A board member at the May 12 regular D-115 meeting described the changes to curriculum as “a major culture shift at the school to remove prerequisites.”
The 2015-16 course guide indicates the removal of the “College Prep” level (which was the term that LFHS until now used to describe the level just below honors and AP.)
In his May 25 email, Superintendent Simek stated that since he came to Lake Forest three years ago, LFHS has increased the number of students in AP classes. For example, in the 2014-15 school year, AP participation in science rose 32%. He also said that in the 2015-16 year the school has added AP courses that are new to LFHS. He cited a 52% increase in the number of students enrolled in AP Calculus, and a 3% increase in participation in honors courses.
The statements in his May 25 email mirrored a presentation about “Equity and Access” that LFHS Assistant Principal Tom Meagher made to the D-115 Board of Education on May 12, 2015. Dr. Meagher said that because of changes being made to “equity and access,” student requests for AP courses increased 29% in 2015-16 compared to the current school year. He also said that between the spring of 2013 and 2015, the number of students taking algebra classes below their grade level declined 29%, the number of students taking geometry below their grade level declined 39%, and the number of students taking pre-calculus above their grade level grew 44%.
What about the Lake Forest elementary and middle schools? Are they getting rid of the gifted & talented programs? What happened to Quest and Explore classes?
In response to questions by Daily North Shore, Lauren Fagel, the current assistant superintendent of curriculum, instruction, technology, and assessment of Lake Forest School Districts 67 and 115, said in an email:
In District 67, we are committed to ensuring that all students grow academically, socially, and emotionally. This year, a group of math teachers and school/district administrators spent several months studying our middle school math curriculum scope and sequence. As a result of this work, we fully aligned our math courses, and we renamed our math courses to reflect the content of each course, rather than the level. This does not mean we have eliminated levels, and it does not mean we have eliminated any programming or services for students who are gifted.
We have been asked if will be doing the same process for our Language Arts curriculum. In January, 2015, the Board of Education voted to adopt a new reading and writing curriculum. Teachers and administrators are excited about the opportunities that this new curriculum offers for differentiation within the classroom. We will continue to explore the best service delivery model for a challenging and rigorous curriculum that meets all students’ needs.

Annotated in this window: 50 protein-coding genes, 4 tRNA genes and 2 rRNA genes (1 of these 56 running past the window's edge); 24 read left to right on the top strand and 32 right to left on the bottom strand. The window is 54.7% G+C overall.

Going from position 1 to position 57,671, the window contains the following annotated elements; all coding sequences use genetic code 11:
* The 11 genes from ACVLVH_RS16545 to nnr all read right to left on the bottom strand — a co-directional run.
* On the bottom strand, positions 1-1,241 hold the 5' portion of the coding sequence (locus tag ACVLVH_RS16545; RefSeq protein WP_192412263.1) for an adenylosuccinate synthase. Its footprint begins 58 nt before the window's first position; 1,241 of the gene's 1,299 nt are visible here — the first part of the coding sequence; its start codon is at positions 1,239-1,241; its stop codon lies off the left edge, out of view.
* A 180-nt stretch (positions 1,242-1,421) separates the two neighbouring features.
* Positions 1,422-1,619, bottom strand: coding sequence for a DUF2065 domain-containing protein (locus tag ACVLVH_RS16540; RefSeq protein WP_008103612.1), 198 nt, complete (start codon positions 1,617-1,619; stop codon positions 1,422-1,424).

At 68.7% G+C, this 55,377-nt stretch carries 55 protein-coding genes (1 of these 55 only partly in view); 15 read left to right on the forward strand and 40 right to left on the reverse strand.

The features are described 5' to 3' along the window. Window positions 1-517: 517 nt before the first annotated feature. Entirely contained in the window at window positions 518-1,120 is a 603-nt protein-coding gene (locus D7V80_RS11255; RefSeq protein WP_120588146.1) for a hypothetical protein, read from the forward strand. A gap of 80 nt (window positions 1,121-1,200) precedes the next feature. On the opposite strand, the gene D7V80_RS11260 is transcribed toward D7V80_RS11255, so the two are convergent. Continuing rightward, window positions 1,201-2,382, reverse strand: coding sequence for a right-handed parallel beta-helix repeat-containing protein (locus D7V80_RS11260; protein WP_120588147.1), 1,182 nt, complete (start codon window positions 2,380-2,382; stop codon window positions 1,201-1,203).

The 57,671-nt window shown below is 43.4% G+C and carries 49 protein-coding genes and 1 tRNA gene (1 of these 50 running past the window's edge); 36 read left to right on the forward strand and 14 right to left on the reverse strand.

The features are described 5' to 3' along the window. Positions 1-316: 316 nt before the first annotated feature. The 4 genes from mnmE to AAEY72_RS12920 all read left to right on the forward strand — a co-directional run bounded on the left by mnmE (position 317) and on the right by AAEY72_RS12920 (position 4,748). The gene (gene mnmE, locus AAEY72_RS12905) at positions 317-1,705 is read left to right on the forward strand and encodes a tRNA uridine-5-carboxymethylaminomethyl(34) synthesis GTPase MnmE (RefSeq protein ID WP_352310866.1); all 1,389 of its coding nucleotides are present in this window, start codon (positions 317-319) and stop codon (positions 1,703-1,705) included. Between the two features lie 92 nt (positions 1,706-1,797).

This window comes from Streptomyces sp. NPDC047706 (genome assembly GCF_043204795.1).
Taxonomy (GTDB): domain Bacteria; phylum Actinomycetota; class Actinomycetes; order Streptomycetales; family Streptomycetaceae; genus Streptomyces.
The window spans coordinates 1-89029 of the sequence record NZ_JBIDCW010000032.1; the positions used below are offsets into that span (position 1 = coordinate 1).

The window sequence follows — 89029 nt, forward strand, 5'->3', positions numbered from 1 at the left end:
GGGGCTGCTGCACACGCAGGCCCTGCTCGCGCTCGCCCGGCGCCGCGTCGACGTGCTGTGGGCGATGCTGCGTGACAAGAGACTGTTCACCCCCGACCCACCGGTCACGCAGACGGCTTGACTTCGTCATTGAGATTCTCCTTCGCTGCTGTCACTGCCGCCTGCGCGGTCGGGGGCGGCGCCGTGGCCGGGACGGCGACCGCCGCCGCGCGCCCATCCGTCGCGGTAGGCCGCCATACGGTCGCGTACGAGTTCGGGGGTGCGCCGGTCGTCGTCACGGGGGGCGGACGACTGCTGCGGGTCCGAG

Why has D-67 made these changes?
Fagel responded: The middle school teachers and administrators recognized the need for a more fully aligned math curriculum. We partnered with the Instructional Director for Math at Lake Forest High School to realign our middle school courses so they lead seamlessly into the high school math course sequence.
What does ‘fully align our math courses’ mean? Did the content change or just the way students are placed in each class?
Fagel said: Alignment means that each course builds on the previous course, with the content, skills, and concepts clearly articulated for each course. The content of our courses is not changing. Our courses address the Illinois Learning Standards incorporating the Common Core State Standards in Mathematics.
What are the new math classes called? For example, what math class will a former Quest student be in now? What class will a student who was in Explore be in now?
Fagel said this chart on the District 67 website provides answers to these questions (it’s also shown below:).
And click here for a letter that describes the changes, also from the D-67 website.
How does D-67 determine what class is the right fit for each child? Test scores? Teacher evaluation? Parent request? And how does that differ from how kids were placed previously?
Fagel said the placement process is described in the letter.
What do teachers at the D-67 schools think about the changes to curriculum and removal of the Quest and Explore programs?
Daily North Shore asked the Lake Forest Education Association for a response; we received two comments from teachers who asked not to be identified by name:
One teacher said “What is being done in District 67 is being done in order to open more difficult courses to more students. The idea is to give more students the chance to take more rigorous classes. The intention is not to dumb down the curriculum or lessen rigor.”
Another teacher said: “To the best of my understanding, we are gradually fading out the tiered program (we may never completely fade it out) and are trying to expose as many students as possible to a rigorous curriculum. By no means are the tiers gone as of this moment.”